US: The U.S., New Mexico-based startup, Descartes Labs has announced to give the access of its Cloud-based parallel computing infrastructure system to a handful of developers. The company built its own Cloud-based parallel computing system some time ago to clean and process its massive corpus of satellite imagery.
Since throwing raw satellite imagery into machine learning models wouldn’t be great from the point of extracting insights, the Descartes Labs’ Cloud computing system can be useful for capturing images of clouds, cloud shadows and other atmospheric aberrations that make it impossible to compare images taken at different times.
A small cloud over a field, for example, that wasn’t present in previous images, could completely throw off a model attempting to predict crop yields.
To overcome this challenge, engineers can use composite images to optimize for the best pixels across a collection of images. Google Maps employs composite imagery to remove clouds and create representations of the globe that are evenly lit by the sun.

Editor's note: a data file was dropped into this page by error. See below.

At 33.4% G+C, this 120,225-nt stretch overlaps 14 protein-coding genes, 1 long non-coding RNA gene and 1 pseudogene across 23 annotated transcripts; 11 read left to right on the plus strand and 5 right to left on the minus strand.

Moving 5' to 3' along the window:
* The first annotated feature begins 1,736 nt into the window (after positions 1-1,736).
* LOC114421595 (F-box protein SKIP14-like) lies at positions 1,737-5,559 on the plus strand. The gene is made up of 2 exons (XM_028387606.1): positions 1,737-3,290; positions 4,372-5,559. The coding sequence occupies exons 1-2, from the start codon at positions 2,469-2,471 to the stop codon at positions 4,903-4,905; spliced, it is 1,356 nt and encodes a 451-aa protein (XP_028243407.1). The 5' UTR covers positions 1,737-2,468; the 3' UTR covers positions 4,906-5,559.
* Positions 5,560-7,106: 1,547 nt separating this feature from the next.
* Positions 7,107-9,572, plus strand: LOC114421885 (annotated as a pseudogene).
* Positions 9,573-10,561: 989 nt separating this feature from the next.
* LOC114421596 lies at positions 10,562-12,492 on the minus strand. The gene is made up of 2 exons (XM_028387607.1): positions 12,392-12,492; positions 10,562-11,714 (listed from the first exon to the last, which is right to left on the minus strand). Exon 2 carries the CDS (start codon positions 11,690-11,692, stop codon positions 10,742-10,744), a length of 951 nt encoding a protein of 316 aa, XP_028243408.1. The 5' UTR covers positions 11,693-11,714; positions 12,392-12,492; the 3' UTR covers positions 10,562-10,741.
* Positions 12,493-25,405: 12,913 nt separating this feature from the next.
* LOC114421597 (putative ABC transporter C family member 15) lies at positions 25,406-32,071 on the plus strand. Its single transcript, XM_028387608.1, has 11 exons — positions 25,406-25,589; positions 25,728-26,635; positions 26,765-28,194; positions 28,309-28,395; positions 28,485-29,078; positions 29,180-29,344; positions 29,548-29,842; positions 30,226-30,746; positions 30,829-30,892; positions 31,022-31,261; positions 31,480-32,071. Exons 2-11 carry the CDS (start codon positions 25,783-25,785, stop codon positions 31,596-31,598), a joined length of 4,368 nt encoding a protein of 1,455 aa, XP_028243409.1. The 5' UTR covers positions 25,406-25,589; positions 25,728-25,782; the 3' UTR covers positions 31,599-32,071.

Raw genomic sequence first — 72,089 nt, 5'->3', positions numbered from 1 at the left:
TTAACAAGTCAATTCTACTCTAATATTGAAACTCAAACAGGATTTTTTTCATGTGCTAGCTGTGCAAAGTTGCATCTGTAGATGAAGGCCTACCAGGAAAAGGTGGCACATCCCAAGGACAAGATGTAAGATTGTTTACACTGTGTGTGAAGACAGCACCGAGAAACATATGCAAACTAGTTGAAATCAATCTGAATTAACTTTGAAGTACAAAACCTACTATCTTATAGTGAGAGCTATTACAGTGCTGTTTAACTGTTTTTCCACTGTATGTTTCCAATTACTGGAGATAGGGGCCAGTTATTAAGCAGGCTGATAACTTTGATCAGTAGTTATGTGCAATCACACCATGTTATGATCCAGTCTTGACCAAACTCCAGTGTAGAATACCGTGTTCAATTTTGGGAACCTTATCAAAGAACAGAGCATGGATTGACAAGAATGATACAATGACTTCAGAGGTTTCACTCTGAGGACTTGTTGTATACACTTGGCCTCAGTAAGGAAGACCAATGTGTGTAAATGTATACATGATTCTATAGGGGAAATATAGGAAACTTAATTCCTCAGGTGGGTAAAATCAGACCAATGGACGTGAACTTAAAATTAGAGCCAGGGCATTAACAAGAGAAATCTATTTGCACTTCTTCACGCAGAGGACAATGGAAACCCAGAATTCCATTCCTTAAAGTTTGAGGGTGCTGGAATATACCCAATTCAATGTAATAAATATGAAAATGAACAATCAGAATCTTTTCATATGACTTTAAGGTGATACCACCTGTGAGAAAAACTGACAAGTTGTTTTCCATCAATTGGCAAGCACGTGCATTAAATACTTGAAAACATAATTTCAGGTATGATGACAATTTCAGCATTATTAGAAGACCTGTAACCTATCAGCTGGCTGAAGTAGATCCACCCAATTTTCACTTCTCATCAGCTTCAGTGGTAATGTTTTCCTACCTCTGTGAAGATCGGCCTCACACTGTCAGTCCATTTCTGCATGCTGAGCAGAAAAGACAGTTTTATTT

The problem with combining dozens of satellite captures of the entire earth is that it’s incredibly computationally intensive. This is where Descartes Labs’s processing engine comes into play to convert into composites the petabytes of geospatial data it has.
Descartes is limiting the group with access to the underlying infrastructure for the time being. But anyone can spend time this afternoon examining the Sentinel and LandSat composites the team created.